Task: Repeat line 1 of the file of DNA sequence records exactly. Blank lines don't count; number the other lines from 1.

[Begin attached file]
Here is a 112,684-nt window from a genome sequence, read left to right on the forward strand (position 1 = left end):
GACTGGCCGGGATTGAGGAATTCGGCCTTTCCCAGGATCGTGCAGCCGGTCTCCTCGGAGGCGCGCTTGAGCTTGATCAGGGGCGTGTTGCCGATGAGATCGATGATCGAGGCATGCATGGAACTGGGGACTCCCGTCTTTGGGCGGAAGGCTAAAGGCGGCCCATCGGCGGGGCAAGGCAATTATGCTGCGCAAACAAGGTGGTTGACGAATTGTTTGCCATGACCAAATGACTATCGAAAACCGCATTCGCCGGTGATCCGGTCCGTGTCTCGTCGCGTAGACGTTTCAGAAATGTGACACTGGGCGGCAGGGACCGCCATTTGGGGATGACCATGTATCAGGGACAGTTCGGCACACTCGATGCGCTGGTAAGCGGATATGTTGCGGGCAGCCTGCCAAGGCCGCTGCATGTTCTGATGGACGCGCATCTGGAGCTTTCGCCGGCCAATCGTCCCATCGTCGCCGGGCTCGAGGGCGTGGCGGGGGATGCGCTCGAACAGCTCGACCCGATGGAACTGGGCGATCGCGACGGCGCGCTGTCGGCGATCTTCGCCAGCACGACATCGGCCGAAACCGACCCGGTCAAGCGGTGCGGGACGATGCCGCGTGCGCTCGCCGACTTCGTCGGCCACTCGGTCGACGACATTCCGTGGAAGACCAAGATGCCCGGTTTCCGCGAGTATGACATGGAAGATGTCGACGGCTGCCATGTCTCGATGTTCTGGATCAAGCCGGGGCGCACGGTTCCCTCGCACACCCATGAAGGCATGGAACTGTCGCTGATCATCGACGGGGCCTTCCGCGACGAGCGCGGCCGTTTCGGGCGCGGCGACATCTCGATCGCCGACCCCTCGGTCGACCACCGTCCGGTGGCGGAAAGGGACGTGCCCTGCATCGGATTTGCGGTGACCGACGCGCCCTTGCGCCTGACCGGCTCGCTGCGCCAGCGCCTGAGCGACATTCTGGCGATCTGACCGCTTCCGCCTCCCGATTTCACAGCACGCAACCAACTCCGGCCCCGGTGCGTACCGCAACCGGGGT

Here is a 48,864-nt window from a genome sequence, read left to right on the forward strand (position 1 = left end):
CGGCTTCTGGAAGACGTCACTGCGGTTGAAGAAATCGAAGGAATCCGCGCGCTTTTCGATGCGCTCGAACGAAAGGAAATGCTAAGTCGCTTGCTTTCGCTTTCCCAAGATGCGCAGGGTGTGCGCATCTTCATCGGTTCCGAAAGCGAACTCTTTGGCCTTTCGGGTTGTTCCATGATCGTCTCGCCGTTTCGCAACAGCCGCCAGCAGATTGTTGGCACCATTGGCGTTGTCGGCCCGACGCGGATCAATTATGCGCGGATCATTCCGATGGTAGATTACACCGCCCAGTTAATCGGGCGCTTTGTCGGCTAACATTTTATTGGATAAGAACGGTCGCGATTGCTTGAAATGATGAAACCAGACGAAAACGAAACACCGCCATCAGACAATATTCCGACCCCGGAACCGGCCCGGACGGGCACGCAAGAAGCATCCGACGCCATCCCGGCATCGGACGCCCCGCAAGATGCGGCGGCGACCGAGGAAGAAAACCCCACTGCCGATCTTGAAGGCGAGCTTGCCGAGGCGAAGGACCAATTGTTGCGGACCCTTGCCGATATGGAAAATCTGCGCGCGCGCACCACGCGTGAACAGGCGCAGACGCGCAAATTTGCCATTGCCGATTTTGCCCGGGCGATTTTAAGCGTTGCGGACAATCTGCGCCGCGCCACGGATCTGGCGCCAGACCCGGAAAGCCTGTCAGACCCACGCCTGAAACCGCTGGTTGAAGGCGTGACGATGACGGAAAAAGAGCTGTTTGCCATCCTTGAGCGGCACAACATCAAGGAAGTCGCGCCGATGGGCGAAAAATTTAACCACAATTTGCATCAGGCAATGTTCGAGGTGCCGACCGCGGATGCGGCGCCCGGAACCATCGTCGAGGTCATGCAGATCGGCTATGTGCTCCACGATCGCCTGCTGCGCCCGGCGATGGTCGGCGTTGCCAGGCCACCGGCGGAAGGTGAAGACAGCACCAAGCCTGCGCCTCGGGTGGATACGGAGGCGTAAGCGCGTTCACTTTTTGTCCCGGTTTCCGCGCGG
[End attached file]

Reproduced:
Here is a 112,684-nt window from a genome sequence, read left to right on the forward strand (position 1 = left end):